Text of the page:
For travel outside Europe, use cash not cards
Banks want to get us hooked on the cashless society, and in Europe cash transactions are by now the exception, not the norm. This allows banks to create infinite amounts of credit out of thin air and charge for the privilege. However, once you step outside Europe you're likely to pay heavily for the convenience of plastic.
Here are two examples within a single week spent in Morocco, a fast developing economy with a building boom but serious lack of any concept of quality control. Firstly, I tried to pay by credit card at a supermarket, but after accepting the pin number the transaction was declined. Unless I had sufficient cash in my pocket, I would have had to leave the shopping card and its contents behind. But this was not the end of the story: although declined, the amount subsequently showed up as having nonetheless been debited to the card account. Going back to the shop to resolve the matter is not always an option, and opening a disputed transaction procedure with the card-issuing bank in Europe is a protracted process taking up to three months (with a potentially uncertain outcome). Until then, it means having to pay twice for the same goods.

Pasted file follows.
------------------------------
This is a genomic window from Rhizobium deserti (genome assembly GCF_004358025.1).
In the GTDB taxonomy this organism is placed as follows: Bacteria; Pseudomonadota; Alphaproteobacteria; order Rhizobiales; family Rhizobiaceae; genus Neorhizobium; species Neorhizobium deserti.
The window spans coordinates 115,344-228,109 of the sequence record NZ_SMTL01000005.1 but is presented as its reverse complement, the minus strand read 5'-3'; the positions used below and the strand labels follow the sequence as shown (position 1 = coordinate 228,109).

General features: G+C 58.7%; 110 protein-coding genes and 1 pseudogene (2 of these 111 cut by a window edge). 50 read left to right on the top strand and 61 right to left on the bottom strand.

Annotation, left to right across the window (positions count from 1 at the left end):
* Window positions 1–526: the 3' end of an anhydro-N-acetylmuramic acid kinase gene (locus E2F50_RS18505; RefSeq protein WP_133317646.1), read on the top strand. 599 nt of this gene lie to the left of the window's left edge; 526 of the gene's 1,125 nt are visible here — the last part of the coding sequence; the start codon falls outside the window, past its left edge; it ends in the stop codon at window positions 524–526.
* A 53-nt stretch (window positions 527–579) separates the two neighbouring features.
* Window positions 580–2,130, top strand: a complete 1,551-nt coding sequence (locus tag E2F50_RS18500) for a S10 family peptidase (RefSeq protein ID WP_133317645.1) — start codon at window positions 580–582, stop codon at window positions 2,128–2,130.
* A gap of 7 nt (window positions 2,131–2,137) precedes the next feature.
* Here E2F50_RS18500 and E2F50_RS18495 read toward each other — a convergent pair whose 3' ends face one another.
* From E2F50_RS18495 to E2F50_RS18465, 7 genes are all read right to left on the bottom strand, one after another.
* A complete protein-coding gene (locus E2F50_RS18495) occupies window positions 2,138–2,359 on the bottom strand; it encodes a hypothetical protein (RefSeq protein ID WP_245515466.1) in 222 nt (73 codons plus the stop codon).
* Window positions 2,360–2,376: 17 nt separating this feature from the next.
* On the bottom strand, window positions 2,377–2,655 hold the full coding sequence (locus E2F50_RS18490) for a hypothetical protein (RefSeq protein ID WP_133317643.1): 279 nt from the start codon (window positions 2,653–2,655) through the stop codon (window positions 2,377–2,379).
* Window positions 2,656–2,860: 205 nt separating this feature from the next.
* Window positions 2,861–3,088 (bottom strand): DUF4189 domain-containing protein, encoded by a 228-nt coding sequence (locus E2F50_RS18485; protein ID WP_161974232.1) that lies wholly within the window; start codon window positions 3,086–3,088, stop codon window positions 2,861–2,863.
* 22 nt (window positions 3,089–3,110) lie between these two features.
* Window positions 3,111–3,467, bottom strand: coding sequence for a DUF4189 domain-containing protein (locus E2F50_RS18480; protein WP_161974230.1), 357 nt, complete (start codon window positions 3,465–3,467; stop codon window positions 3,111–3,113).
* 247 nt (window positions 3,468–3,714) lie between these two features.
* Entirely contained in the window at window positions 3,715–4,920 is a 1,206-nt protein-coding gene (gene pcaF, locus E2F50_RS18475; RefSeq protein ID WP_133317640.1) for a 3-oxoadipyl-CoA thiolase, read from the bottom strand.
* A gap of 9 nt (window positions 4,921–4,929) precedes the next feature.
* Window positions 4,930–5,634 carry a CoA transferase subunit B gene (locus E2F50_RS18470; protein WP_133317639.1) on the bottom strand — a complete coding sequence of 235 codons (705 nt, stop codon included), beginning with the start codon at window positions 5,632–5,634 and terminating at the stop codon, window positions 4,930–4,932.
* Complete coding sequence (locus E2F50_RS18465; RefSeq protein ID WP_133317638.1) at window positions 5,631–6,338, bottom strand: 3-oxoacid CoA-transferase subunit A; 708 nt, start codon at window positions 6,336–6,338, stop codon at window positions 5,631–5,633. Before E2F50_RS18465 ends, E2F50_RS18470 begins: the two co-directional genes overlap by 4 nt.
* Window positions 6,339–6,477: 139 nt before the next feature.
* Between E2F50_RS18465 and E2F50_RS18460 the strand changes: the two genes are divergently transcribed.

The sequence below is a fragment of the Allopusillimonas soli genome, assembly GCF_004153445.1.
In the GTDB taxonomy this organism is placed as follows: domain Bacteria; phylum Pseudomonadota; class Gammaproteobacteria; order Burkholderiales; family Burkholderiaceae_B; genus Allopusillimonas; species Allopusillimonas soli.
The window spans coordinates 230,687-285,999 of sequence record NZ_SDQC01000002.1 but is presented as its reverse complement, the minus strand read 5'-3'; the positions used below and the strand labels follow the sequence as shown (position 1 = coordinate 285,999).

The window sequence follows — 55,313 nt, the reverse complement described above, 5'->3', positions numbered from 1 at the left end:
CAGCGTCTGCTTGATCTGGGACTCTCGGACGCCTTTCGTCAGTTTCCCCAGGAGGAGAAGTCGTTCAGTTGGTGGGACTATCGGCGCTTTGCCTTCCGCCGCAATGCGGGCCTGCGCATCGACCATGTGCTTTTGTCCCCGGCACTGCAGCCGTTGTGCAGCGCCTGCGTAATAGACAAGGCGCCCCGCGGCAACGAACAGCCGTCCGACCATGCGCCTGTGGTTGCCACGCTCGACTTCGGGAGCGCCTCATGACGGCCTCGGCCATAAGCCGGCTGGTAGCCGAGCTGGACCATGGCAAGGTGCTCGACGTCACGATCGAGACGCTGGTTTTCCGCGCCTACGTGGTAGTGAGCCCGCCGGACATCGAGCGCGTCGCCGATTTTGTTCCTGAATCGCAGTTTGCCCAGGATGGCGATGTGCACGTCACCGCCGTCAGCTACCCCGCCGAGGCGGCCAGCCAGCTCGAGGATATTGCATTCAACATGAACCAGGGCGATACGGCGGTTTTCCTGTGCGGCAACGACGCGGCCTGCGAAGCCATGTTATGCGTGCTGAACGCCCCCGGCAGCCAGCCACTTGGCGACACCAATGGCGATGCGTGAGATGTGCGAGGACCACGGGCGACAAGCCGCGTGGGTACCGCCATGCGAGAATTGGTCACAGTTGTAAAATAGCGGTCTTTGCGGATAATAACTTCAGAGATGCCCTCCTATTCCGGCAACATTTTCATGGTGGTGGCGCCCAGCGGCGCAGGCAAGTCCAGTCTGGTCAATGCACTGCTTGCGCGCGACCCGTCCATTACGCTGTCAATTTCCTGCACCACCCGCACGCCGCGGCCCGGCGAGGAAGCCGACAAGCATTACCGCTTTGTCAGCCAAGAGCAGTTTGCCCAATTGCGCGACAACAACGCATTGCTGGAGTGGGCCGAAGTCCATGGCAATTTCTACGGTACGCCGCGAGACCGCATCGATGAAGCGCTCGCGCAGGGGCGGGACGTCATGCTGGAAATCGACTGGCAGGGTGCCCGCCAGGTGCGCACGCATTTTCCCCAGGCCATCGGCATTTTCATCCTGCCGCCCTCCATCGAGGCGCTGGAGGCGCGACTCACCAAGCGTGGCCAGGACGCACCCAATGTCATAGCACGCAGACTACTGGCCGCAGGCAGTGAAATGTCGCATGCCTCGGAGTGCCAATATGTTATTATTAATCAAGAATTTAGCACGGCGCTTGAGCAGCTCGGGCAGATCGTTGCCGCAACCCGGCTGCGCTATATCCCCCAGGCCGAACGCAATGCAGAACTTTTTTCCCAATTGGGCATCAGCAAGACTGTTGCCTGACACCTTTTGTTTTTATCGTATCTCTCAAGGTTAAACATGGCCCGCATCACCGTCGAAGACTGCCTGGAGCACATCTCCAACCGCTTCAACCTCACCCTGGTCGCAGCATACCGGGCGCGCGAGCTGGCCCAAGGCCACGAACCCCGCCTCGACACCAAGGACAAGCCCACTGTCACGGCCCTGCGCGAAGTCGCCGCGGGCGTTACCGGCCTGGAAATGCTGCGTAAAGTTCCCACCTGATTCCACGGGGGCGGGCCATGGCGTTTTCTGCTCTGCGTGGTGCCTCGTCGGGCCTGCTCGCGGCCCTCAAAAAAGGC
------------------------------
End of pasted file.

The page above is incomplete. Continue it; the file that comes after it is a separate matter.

Having spent all my cash I used a bank debit card to withdraw some more from a cash dispenser in the wall outside a branch of "Societe Generale Marocaine de Banques". The English language menu messages of these machines are amusing to say the least, like "Your transaction is under treatment" or "do you want a ticket?". I didn't want a parking ticket, for sure, but I would have appreciated a receipt for my transaction. The option is fanciful, however, I am yet to encounter a cash machine issuing receipts. Unfortunately the amusement soon stopped as the machine in question did not have notes either. It simply said "thanks you" (yes, with an s added) and spit out my card. As a precautionary measure I went inside the bank to enquire, and the man in charge said: "we know there's no money in it" and reassured me not to worry as my card would not be charged.
My card did get charged, however, and another two visits to the bank trying to resolve the matter proved futile. Whenever there is a problem, nobody wants to take responsibility and everybody suddenly acts very busy. Whether the disputed transaction process will produce any positive outcome is questionable, since no receipts exist. All I could do was withdraw cash from a different machine which, luckily, did have notes. For future travels it might be advisable to travel with stacks of notes or cash travellers cheques at a bank and throw away the plastic - let's hope it's biodegradable!